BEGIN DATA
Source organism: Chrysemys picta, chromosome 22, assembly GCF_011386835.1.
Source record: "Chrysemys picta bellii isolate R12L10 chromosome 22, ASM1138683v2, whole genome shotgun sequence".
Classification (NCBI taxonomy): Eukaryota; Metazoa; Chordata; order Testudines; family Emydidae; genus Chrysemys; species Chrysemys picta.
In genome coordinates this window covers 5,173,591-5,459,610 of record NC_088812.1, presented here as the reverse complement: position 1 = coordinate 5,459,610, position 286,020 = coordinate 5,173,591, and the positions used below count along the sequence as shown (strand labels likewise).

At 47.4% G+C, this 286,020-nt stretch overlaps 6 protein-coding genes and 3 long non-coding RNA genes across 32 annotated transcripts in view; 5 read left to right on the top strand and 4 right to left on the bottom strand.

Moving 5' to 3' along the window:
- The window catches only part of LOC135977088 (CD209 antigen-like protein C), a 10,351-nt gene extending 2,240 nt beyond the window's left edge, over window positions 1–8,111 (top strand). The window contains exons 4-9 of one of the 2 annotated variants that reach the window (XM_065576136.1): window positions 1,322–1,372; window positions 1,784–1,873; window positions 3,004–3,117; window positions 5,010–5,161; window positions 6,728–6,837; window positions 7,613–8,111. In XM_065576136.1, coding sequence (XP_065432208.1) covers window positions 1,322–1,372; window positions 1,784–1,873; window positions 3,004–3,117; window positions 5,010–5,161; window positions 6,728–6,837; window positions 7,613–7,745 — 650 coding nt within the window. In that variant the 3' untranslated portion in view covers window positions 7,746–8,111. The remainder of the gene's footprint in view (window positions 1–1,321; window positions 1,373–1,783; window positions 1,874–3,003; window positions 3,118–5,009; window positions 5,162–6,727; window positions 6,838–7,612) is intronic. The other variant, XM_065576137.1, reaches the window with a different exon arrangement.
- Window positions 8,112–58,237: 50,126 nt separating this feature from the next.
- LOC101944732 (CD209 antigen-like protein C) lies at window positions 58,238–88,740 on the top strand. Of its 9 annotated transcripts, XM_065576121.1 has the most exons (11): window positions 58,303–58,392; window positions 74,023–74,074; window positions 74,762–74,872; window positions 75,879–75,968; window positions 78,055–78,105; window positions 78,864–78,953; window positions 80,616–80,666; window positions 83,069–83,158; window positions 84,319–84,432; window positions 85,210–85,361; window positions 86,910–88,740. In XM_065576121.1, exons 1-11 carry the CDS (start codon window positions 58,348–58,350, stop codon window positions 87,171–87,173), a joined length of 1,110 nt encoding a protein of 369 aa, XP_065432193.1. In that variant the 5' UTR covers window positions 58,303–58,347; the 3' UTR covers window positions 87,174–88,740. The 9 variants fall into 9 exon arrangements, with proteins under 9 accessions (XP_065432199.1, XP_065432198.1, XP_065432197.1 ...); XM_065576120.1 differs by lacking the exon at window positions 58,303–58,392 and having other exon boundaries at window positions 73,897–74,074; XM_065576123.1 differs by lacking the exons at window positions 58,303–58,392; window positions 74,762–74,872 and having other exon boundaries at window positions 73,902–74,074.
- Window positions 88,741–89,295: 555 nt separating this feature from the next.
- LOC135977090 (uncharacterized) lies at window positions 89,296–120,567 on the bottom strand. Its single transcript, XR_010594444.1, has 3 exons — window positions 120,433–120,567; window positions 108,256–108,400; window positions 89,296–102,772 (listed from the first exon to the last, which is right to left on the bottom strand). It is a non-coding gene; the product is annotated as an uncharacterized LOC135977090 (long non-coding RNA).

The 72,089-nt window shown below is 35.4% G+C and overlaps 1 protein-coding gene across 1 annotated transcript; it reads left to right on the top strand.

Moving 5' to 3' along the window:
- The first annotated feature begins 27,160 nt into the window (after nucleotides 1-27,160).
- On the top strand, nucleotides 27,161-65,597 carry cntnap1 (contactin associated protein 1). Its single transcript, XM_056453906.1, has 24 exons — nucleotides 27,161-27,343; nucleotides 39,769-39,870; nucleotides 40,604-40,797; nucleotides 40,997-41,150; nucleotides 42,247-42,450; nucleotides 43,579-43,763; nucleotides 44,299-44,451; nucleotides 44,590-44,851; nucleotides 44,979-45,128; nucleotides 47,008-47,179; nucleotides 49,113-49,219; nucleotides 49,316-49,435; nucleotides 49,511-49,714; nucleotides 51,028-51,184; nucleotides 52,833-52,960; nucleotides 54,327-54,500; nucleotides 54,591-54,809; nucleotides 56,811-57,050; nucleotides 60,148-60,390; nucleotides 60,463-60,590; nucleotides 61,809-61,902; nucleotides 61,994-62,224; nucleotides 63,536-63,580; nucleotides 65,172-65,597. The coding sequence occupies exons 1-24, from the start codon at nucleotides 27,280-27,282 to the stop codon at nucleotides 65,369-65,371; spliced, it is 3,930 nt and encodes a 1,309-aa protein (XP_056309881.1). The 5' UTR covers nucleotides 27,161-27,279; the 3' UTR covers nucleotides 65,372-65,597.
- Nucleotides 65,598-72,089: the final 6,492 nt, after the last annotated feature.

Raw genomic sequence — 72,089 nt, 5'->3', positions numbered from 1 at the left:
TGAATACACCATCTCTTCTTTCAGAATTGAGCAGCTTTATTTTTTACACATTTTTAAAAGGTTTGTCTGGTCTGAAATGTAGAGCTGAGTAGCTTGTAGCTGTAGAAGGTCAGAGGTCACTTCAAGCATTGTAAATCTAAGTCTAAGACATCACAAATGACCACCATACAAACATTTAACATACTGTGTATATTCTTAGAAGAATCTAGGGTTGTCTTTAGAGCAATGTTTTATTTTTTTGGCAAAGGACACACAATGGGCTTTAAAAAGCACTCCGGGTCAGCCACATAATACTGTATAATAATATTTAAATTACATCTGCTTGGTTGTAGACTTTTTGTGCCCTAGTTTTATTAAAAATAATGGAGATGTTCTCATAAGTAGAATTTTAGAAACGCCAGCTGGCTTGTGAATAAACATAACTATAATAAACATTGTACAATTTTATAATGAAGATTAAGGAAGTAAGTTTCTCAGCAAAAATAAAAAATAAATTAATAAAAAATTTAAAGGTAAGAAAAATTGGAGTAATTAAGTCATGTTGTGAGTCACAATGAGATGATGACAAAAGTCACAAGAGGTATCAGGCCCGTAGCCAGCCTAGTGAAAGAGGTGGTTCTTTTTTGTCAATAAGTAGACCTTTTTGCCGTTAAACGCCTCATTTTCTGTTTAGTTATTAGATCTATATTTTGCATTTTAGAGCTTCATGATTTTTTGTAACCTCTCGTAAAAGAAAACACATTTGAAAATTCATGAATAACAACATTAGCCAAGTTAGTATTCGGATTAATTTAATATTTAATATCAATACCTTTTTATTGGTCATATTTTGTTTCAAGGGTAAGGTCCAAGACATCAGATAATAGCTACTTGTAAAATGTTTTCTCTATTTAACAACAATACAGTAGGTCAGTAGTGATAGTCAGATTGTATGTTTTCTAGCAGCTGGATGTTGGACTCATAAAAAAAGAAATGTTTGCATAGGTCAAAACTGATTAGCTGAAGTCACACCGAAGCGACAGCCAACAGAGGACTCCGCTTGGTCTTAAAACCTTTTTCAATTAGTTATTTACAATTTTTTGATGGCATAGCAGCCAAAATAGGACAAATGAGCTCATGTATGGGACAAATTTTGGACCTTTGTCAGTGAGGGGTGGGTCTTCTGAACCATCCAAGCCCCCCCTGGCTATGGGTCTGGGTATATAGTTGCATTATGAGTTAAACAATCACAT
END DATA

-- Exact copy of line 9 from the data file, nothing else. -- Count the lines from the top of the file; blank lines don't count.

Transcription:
- LOC101944732 (CD209 antigen-like protein C) lies at window positions 58,238–88,740 on the top strand. Of its 9 annotated transcripts, XM_065576121.1 has the most exons (11): window positions 58,303–58,392; window positions 74,023–74,074; window positions 74,762–74,872; window positions 75,879–75,968; window positions 78,055–78,105; window positions 78,864–78,953; window positions 80,616–80,666; window positions 83,069–83,158; window positions 84,319–84,432; window positions 85,210–85,361; window positions 86,910–88,740. In XM_065576121.1, exons 1-11 carry the CDS (start codon window positions 58,348–58,350, stop codon window positions 87,171–87,173), a joined length of 1,110 nt encoding a protein of 369 aa, XP_065432193.1. In that variant the 5' UTR covers window positions 58,303–58,347; the 3' UTR covers window positions 87,174–88,740. The 9 variants fall into 9 exon arrangements, with proteins under 9 accessions (XP_065432199.1, XP_065432198.1, XP_065432197.1 ...); XM_065576120.1 differs by lacking the exon at window positions 58,303–58,392 and having other exon boundaries at window positions 73,897–74,074; XM_065576123.1 differs by lacking the exons at window positions 58,303–58,392; window positions 74,762–74,872 and having other exon boundaries at window positions 73,902–74,074.